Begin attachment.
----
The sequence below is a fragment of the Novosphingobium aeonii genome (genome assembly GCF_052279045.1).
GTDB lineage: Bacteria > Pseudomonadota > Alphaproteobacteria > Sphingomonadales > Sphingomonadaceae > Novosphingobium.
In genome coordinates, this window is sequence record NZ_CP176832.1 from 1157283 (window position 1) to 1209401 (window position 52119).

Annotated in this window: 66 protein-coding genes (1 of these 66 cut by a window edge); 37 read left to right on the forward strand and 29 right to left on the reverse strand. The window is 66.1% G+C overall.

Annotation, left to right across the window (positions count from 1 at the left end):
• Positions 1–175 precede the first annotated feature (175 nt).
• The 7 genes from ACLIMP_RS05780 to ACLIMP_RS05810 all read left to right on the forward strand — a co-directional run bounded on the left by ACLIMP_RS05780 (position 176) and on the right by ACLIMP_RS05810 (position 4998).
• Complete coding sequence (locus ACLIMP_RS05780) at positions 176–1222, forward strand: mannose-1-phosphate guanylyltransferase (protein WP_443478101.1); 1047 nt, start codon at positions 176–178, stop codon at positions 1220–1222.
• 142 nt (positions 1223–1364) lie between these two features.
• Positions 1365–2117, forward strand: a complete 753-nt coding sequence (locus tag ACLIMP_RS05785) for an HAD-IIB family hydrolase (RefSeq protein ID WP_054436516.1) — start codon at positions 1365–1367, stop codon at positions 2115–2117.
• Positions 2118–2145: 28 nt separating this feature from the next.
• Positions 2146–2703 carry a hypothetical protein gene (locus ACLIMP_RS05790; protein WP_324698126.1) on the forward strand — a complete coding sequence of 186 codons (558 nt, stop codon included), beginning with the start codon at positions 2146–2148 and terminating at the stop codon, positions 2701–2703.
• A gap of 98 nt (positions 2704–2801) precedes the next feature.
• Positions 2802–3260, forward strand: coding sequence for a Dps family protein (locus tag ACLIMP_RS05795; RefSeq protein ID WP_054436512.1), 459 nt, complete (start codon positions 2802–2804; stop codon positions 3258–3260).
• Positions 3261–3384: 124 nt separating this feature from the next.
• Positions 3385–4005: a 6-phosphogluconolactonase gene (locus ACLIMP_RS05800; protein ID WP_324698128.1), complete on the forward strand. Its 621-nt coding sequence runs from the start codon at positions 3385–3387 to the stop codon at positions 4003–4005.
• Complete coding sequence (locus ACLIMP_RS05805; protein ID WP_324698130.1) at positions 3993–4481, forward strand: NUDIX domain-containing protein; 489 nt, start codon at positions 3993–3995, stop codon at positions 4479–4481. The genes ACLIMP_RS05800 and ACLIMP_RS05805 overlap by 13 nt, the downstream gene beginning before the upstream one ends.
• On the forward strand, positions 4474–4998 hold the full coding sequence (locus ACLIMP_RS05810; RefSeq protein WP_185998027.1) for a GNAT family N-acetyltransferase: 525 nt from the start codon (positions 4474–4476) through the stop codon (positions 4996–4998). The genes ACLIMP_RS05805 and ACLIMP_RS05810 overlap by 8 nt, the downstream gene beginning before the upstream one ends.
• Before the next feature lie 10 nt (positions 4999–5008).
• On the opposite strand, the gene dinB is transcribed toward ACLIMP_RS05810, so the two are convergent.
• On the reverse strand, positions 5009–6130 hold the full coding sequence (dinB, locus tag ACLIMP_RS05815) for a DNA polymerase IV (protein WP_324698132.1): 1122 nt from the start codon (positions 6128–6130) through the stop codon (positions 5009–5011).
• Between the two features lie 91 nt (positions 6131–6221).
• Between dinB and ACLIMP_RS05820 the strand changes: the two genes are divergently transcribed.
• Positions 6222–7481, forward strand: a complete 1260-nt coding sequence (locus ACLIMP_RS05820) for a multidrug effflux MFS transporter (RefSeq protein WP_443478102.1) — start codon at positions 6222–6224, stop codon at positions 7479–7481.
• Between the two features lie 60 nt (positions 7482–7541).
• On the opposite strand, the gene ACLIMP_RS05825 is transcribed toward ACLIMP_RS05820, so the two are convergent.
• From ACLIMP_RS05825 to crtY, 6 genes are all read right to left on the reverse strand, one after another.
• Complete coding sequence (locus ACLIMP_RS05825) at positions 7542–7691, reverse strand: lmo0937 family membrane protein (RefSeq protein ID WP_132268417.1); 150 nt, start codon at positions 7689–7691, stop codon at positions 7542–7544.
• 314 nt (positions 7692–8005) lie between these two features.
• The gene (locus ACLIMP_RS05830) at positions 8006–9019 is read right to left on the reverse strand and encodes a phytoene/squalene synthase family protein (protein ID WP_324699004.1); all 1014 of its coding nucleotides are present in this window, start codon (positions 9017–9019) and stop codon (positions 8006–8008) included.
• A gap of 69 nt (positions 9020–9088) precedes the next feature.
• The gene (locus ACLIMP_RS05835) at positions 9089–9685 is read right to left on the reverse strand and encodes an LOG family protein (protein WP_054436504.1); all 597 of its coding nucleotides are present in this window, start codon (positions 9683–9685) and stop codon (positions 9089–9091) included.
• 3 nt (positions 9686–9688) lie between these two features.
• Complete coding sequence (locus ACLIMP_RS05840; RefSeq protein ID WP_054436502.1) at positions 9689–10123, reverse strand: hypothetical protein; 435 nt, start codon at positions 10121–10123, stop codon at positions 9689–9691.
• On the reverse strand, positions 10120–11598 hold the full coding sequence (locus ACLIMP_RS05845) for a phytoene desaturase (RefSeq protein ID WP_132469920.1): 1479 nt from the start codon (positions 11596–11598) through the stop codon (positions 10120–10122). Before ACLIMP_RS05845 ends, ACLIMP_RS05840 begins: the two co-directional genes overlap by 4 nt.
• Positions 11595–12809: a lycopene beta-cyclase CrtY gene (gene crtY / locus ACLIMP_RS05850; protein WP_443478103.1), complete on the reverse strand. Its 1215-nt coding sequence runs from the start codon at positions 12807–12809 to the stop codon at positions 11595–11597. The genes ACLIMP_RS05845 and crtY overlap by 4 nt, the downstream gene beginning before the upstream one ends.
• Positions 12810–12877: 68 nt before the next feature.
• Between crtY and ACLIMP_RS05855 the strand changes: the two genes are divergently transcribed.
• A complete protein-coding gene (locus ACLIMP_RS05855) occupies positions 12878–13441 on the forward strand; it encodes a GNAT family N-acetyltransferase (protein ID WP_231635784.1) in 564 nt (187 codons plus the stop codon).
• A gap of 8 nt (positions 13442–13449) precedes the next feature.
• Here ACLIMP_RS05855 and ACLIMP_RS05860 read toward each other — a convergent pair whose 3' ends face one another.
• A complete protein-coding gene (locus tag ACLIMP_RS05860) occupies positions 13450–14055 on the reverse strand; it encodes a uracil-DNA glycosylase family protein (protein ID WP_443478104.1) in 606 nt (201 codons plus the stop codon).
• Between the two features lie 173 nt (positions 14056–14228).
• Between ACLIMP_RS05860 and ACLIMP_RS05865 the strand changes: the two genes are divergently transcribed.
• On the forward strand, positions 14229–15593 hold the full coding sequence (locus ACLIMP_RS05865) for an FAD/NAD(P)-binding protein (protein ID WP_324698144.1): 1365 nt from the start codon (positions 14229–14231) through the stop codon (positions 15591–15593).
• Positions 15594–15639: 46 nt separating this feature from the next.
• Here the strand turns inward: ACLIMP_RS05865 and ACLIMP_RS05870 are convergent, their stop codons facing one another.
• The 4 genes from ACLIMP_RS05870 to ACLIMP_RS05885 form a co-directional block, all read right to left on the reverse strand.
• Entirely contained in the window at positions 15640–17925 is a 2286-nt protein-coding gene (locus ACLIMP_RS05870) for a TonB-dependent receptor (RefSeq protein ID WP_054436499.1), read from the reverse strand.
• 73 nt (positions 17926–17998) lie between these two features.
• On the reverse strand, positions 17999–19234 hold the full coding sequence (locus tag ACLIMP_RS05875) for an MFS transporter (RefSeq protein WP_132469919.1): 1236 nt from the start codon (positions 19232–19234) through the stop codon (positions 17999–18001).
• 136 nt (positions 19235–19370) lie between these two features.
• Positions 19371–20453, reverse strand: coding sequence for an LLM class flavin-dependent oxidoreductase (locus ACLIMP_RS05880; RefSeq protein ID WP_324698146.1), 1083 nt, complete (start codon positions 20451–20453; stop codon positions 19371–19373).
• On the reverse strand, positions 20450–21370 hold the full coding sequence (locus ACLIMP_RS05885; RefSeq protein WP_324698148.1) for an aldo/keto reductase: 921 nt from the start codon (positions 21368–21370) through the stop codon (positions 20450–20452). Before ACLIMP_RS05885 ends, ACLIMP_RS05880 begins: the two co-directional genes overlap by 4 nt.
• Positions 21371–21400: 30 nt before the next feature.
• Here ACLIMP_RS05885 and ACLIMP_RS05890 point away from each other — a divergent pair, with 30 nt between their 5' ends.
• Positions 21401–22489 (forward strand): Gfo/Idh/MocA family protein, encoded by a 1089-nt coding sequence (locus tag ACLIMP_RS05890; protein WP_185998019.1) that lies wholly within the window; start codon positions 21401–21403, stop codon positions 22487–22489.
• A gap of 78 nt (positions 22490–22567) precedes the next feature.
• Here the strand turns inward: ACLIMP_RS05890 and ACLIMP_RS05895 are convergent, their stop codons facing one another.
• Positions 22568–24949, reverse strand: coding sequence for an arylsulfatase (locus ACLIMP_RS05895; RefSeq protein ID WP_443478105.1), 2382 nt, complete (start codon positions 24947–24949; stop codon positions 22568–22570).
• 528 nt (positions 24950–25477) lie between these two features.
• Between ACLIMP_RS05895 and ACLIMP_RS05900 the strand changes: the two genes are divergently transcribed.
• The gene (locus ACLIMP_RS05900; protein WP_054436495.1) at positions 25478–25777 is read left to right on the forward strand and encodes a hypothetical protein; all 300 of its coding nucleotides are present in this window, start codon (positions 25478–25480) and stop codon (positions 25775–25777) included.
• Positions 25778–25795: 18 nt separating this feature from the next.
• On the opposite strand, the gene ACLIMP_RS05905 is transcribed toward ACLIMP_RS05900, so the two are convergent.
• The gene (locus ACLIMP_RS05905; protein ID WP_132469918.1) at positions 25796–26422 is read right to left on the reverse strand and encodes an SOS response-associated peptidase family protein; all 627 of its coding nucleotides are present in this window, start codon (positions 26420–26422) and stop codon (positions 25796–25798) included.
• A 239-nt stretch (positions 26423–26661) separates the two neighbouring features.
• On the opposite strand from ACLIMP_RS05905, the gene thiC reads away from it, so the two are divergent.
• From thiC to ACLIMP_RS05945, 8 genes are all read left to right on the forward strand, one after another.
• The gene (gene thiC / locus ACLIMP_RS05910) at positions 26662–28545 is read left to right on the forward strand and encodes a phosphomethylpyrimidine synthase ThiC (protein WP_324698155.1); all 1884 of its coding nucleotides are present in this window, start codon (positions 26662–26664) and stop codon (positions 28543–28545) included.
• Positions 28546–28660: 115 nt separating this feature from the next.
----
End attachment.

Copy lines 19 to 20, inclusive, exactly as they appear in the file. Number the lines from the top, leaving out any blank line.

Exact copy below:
• Before the next feature lie 10 nt (positions 4999–5008).
• On the opposite strand, the gene dinB is transcribed toward ACLIMP_RS05810, so the two are convergent.